A Lesson From An Otherwise Useless Graduate Education

There’s been a lot of talk about the Progressive Block strategy, which states that progressives should team up and threaten to spike a bill if doesn’t meet their minimum demands, because using such a strategy appears close to delivering a much improved health care bill. But, obviously such a strategy can kill a good bill based on the false belief that you can get a better deal in the future.

So when should Progressives start drawing lines in the sand? If you’re very sure you can get a better deal tomorrow then do it. But nobody ever agrees what the future will look like, so one answer to the question is to focus on the consequences of non-agreement. Low consequences of non-agreement are why global trades take decades to negotiate.

In Congress some members of Congress are fine with the policy status quo and aren’t real concerned with pissing off their leadership, but in the case of health care there is a lot of sensitivity to both issues. Everybody knows the status quo on health care is awful and failure to move a reform package would a huge failure for the leadership and the party. No Democrat, regardless of ideology, wants to go back to the drawing board on the Democratic Party’s number 1 priority.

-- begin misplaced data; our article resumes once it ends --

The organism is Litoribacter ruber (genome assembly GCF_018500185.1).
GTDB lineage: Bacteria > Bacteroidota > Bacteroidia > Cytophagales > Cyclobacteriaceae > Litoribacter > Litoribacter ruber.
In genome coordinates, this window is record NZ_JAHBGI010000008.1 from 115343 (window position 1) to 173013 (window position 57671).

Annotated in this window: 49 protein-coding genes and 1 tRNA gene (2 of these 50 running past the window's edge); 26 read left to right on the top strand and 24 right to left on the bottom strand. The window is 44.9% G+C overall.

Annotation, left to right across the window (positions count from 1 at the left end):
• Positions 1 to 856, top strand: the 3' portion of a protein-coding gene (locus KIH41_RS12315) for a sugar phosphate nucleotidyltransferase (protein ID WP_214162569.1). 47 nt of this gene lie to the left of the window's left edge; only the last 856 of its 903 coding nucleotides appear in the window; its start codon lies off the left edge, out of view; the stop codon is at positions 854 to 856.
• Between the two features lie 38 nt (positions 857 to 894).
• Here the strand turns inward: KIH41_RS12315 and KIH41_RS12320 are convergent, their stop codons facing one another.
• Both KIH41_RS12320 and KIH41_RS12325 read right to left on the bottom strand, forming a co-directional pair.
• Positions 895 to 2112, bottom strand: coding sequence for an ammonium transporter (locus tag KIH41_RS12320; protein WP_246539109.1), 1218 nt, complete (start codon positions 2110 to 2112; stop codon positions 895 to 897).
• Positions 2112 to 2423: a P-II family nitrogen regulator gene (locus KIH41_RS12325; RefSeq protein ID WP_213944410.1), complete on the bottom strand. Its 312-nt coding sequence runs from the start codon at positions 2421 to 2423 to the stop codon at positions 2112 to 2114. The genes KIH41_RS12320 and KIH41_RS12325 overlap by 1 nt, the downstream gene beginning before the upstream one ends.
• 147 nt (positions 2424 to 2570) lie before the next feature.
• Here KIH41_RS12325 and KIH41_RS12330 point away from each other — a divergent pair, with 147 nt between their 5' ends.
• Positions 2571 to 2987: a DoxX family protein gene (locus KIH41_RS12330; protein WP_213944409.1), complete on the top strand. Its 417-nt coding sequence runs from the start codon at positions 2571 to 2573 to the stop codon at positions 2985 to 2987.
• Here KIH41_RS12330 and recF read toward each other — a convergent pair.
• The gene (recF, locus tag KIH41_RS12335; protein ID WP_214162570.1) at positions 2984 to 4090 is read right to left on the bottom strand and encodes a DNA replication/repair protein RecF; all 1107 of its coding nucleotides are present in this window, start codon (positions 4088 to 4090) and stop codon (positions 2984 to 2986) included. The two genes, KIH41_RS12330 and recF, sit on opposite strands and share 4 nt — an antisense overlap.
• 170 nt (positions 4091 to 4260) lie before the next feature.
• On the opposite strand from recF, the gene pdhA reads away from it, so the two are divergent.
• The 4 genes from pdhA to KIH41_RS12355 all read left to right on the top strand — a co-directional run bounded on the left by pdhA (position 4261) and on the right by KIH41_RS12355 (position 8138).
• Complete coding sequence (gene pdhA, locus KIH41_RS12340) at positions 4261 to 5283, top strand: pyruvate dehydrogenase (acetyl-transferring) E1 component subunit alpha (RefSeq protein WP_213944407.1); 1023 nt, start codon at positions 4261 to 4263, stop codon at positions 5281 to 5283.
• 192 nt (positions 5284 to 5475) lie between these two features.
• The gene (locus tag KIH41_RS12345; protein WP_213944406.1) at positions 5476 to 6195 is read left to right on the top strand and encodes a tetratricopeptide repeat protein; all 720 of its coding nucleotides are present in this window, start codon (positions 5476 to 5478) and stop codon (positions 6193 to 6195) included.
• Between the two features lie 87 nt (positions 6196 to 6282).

Under these circumstances playing hardball is the right move, since non-agreement is something all relevant players strongly want to avoid. But this isn’t the case on every other issue. On Climate Change there is a strong desire to limit how much you piss off Nancy Pelosi, but no particular commitment from Conservative Democrats to see any climate bill passed into law. It’s possible a Progressive Block strategy would work, but it’s also possible it would torpedo the bill and accomplish nothing.

It’s always going to be somewhat hard to gauge the consequences of non-agreement, the leadership never wants to fail and rarely does when they have the kind of vote margins that exist currently and it’s pretty unusual (although not unheard of) to admit you’d be ok with a bill you voted for not becoming law. In cases like health care reform, where failed reform and election catastrophe are closely linked, there’s every reason to play hard ball.

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